To commemorate and celebrate the contributions to our nation made by people of African descent, American historian Carter G. Woodson established Black History Week. The first celebration occurred on Feb. 12, 1926. For many years, the second week of February was set aside for this celebration to coincide with the birthdays of abolitionist/editor Frederick Douglass and Abraham Lincoln. In 1976, as part of the nation’s bicentennial, the week was expanded to a month. Since then, U.S. presidents have proclaimed February as National African-American History Month.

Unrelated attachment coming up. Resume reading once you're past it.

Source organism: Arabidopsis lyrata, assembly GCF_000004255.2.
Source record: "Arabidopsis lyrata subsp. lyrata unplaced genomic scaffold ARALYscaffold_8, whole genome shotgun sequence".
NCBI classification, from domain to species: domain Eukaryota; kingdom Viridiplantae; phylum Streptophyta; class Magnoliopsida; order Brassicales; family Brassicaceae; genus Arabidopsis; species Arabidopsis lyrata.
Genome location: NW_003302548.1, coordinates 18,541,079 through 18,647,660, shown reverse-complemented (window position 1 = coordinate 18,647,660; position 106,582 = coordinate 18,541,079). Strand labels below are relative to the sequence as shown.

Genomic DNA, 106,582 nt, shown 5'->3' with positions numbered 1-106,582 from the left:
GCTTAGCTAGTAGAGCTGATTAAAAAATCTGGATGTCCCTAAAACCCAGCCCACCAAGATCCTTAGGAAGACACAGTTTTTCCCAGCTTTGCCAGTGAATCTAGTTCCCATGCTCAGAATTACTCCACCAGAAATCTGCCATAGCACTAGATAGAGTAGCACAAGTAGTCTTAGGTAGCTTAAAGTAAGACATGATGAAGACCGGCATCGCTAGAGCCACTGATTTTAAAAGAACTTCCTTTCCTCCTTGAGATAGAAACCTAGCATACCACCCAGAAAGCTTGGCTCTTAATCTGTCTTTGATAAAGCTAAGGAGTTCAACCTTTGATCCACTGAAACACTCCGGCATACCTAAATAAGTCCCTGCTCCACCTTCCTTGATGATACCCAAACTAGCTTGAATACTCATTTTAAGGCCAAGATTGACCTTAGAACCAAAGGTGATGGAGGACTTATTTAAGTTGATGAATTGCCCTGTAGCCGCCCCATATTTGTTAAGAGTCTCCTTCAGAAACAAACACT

Black History Month is the perfect time to learn about some prominent and important African-Americans.
For more biographies try The Internet African-American History Challenge©, an interactive quiz that helps you sharpen your knowledge of African American History. It’s an “open book” test. So if you’re not sure of an answer, you can check our reference material for help.
“Almost always, the creative dedicated minority has made the world better.”
Dr. Martin Luther King, Jr.